In fact, using keyword research, Goalkeeper.com news source records indicate that there was at least one attack on a goalkeeper, or fan-led action that led to a goalkeeper injury, every month (apart from December) between November 2022 and April 2023. Four of these were high-profile, with multiple other incidents undoubtedly lingering under the radar of the mainstream media.
In November last year, a derby clash between Göztepe and Altay, who both hail from the Turkish coastal city of İzmir, spiralled out of control. When scuffles broke out in the stands, emergency services were dispatched to attend to casualties, with play halted whilst an ambulance made its way across the pitch. During the delay, a home supporter decided to jump the barricades, arm themselves with a nearby corner flag, and proceed to continually beat Altay stopper Ozan Evrim Özenç with their improvised weapon - such was the force behind each strike, the flag quickly shattered.
The game was promptly abandoned.
Less than a month later, another derby fixture would stage a barbaric attack on a goalkeeper, as Melbourne City’s Tom Glover felt the full wrath of an angry horde of Melbourne Victory supporters. In response to the Australian Professional League’s decision to sell hosting rights for the next three A-League Grand Finals to the city of Sydney (the hosts have traditionally been determined by performance, not spending power), there were rumours that a unified protest would take place, with both sets of fans mobilised to exit City’s AAMI stadium on the 20-minute mark.
However, when the planned moment for the gesture of discontent arrived, a small cross-section of Victory’s away support, located behind Glover’s goal, instead entered the field of play. With the game temporarily paused in order to clear flares which had been thrown onto the pitch, and Glover locked in discussion with referee Alex King on the edge of his six-yard box, spectators commenced their advance.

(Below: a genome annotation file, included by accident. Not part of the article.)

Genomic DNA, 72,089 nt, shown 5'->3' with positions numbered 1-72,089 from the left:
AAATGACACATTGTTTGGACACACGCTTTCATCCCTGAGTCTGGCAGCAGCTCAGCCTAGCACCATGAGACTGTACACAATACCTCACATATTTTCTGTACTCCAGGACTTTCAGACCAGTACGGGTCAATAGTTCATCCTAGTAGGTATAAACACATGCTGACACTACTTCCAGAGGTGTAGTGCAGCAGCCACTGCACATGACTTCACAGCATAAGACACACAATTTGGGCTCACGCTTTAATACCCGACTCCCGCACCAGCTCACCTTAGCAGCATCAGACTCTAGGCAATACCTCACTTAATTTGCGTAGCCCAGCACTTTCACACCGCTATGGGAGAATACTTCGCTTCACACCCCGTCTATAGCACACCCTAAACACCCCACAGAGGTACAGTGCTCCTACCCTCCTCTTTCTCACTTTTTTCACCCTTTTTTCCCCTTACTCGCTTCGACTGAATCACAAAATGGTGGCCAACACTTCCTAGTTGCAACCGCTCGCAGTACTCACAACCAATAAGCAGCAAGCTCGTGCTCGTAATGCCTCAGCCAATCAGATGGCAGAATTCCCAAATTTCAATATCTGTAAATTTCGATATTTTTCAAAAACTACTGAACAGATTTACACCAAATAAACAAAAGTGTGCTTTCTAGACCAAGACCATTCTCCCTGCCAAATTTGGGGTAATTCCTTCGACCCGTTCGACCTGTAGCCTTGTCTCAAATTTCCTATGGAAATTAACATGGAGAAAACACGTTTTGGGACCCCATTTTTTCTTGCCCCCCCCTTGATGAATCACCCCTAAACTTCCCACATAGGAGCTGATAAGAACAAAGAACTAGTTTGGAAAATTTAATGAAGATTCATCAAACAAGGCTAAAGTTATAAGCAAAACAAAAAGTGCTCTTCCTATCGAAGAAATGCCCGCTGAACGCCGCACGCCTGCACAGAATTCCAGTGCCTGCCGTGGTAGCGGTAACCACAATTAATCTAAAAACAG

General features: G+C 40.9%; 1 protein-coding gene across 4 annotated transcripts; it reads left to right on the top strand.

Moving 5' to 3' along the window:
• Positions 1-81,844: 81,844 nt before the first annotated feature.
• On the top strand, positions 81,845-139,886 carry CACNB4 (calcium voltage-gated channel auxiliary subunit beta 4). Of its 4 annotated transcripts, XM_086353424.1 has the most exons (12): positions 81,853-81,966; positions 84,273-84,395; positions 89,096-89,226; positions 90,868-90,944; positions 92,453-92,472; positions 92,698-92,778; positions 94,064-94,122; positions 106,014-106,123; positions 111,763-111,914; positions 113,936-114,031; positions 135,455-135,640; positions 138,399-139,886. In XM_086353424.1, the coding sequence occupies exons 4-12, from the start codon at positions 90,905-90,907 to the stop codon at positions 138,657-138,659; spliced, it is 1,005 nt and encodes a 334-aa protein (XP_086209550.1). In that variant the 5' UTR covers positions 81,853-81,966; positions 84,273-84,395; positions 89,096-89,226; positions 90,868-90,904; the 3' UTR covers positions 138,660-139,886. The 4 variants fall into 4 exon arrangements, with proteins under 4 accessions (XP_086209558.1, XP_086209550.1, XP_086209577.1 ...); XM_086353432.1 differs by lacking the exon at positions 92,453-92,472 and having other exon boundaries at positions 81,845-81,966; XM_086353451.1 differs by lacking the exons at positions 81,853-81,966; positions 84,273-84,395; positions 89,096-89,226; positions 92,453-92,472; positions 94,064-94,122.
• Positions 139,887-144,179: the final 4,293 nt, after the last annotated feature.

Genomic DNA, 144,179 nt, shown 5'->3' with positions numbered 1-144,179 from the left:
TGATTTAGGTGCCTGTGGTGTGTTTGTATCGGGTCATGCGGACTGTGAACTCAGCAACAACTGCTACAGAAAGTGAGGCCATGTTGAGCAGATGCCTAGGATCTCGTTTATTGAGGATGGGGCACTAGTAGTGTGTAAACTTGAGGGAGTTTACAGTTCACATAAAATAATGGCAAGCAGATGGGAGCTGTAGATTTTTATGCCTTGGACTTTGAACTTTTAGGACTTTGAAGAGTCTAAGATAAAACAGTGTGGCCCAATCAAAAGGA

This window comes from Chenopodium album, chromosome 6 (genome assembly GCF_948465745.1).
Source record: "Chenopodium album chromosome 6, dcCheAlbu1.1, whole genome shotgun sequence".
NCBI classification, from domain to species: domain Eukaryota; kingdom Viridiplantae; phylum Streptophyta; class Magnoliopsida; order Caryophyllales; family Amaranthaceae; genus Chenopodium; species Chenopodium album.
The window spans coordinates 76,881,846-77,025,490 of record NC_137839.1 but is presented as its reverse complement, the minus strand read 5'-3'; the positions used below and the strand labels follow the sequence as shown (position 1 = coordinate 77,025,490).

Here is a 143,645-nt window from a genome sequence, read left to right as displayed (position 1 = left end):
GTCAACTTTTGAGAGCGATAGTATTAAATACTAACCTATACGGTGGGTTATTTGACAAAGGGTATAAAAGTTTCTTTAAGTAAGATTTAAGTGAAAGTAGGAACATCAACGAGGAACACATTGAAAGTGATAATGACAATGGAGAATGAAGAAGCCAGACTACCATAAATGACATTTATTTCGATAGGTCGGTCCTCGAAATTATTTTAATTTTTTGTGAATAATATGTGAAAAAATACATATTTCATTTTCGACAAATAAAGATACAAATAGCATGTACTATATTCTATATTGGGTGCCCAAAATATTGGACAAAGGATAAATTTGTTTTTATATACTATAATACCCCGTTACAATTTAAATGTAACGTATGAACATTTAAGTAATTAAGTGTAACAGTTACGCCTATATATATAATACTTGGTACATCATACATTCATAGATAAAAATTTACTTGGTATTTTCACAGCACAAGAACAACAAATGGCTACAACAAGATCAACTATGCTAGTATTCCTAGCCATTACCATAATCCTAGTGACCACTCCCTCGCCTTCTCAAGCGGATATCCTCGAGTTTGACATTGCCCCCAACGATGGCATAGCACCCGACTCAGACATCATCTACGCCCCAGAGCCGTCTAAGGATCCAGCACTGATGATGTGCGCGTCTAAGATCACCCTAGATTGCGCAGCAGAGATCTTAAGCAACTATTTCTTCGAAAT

As they approached the pair, a chalk-filled metal bucket (presumably used to extinguish discarded flares) was thrown directly at the Aussie stopper, cutting Glover’s face and casting powder over the nearby official. It took until early April to replay the cancelled contest, which had been brought to a premature end with City a goal up against their closest adversaries.
However, justice was served in the re-scheduled tie, with Glover’s side running out 2-1 winners. As well as slapping long-term stadium bans on a slew of Melbourne Victory fans, Football Australia also took action against the club itself, meting out a suspended 10-point deduction, which will automatically activate should any other ‘serious supporter misconduct’ occur prior to the end of the 2025/26 campaign, and a A$450,000 fine.